"When a presidential administration wishes to change the law, it must do so appropriately. This administration could have worked with Congress. It could have challenged the constitutionality of a state or local board policy. Or it could have taken proper steps under the Administrative Procedures Act to provide notice and solicit comment from the public, including states, school boards and families. Process has a purpose," Reyes said.
In response to the lawsuit, Emilie Wheeler, spokeswoman for the Utah State School Board, said Wednesday the board is not named in the lawsuit and is not currently supporting it, but is "watching closely."
A decision of whether to support the lawsuit would require a vote by the full school board, Wheeler said, but the board is not scheduled to meet for several weeks. A vote could be taken in an emergency meeting, but one hasn't been scheduled at this point.
The directive was sent to every public school district and was accompanied by 25 pages outlining examples of "policies and emerging practices." The directive is not legally binding, but schools that do not comply may face lawsuits and risk losing federal funding.
Federal funds currently make up 11 percent — or $482.4 million — of the state's nearly $4.3 billion education budget.
The directive spurred a flurry of opposition in Utah by state and local leaders as well as concerned parents earlier this month. The Utah Legislature has since voted to study local impacts of the directive.
Gov. Gary Herbert on Wednesday reiterated his earlier criticism that the bathroom directive amounted to "federal overreach" and voiced his support for the states that have also joined the lawsuit.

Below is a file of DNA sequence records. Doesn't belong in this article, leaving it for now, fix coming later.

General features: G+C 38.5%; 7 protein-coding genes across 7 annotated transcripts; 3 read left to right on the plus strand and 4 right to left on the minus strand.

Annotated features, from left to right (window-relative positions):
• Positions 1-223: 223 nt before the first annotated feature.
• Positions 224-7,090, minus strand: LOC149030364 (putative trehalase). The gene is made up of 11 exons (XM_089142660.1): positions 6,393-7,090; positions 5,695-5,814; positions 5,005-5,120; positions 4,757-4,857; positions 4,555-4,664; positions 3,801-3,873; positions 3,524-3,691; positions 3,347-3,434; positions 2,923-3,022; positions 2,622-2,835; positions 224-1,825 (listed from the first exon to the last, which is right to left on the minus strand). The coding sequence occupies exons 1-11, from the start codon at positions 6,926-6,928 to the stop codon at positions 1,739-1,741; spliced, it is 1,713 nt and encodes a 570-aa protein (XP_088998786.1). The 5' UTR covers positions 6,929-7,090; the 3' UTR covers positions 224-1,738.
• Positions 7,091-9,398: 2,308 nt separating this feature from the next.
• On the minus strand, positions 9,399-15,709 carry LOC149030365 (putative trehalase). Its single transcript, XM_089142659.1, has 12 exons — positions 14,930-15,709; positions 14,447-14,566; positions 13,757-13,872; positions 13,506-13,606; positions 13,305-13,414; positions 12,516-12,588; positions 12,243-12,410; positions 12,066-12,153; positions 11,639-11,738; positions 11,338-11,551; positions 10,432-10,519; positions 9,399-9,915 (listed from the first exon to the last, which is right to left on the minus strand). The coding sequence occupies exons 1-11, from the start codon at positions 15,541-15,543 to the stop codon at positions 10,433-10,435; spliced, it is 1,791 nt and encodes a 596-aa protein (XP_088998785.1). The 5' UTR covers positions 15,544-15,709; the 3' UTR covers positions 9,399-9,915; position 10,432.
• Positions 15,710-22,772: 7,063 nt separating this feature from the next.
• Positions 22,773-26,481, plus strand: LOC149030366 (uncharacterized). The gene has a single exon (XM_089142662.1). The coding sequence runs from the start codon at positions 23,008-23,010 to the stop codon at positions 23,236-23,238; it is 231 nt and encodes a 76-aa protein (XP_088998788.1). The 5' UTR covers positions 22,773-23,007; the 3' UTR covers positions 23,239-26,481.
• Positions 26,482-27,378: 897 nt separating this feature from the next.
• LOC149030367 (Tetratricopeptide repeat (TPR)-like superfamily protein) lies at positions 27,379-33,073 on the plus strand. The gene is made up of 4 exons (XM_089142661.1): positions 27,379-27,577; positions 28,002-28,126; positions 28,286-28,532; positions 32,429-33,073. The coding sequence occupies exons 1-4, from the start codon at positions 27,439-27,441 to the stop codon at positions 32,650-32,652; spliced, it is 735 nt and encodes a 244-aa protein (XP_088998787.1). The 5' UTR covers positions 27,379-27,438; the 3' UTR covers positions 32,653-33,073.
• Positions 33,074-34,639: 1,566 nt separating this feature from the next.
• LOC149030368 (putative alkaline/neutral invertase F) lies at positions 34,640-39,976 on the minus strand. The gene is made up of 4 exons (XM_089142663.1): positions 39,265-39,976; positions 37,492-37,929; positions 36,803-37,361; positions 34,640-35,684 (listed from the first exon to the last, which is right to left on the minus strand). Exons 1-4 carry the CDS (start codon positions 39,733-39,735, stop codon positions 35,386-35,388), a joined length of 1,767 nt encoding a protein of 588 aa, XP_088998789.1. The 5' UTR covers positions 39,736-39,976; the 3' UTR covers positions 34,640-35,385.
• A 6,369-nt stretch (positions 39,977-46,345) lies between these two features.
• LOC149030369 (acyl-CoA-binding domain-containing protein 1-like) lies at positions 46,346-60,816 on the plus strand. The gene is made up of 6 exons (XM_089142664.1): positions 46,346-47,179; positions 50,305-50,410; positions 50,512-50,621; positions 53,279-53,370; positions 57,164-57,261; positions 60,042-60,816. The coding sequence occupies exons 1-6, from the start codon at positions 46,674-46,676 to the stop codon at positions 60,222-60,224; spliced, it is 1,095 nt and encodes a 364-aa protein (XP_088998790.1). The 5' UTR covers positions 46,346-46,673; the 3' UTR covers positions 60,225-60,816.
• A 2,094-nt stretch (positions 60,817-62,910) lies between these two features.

"Every Utah student should feel safe and be treated with dignity and respect," Herbert said in a prepared statement. "Local schools can and should work directly with parents and students to find appropriate, individualized solutions. It is unfortunate that the president has chosen to politicize our schools with such an extreme example of federal overreach."
GOP gubernatorial candidate Jonathan Johnson backed Herbert and the lawsuit.
"This is the right decision and the same action I would pursue as governor. I appreciate the leadership of these 11 Republican governors and for (Texas) Gov. (Greg) Abbott leading the charge," Johnson said.
Utah Democratic Party Executive Director Lauren Littlefield called the lawsuit a waste of both time and taxpayer money Wednesday.
"While Utahns are literally dying because our GOP leaders have refused to pass common sense Medicaid expansion, those same leaders have seen fit to use taxpayer money to pander to the far right wing of their party," Littlefield said.
"It is immoral and reprehensible to discriminate against our LGBT students in this way, and even worse, to do it at taxpayer expense," she said. "Rather than creating problems where there aren't any, Utah GOP leaders should re-evaluate their priorities and focus on the issues that will truly make a difference for Utah families."
Contributing: Brianna Bodily